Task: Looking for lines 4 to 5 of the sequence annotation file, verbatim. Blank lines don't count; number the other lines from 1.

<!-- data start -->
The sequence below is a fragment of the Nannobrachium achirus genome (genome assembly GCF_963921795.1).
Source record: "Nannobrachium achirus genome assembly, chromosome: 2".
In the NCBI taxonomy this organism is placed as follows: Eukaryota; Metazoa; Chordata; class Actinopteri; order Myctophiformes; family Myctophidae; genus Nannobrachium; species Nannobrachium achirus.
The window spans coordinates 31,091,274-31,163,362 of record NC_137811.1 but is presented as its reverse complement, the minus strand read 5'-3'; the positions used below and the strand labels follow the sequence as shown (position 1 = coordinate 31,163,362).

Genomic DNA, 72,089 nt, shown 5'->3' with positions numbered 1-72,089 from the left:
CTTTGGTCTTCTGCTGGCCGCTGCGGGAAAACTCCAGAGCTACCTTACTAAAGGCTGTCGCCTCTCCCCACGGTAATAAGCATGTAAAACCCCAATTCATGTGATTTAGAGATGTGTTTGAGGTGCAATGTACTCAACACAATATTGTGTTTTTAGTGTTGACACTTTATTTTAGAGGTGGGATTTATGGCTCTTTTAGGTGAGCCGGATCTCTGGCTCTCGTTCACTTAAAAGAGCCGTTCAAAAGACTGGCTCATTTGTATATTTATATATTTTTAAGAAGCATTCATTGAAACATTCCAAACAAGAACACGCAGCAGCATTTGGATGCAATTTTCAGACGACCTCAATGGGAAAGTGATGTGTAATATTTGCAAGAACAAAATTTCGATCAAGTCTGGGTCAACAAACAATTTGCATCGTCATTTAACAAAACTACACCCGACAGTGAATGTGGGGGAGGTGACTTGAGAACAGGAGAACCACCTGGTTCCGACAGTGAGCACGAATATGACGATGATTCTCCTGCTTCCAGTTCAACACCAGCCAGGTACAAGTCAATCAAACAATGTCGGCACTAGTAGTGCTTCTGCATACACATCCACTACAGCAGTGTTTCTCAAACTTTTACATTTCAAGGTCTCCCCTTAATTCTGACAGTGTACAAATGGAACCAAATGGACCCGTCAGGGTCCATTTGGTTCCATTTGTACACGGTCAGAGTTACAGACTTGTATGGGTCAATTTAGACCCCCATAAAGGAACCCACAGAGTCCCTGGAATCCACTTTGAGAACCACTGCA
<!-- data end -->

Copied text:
The window spans coordinates 31,091,274-31,163,362 of record NC_137811.1 but is presented as its reverse complement, the minus strand read 5'-3'; the positions used below and the strand labels follow the sequence as shown (position 1 = coordinate 31,163,362).

Genomic DNA, 72,089 nt, shown 5'->3' with positions numbered 1-72,089 from the left: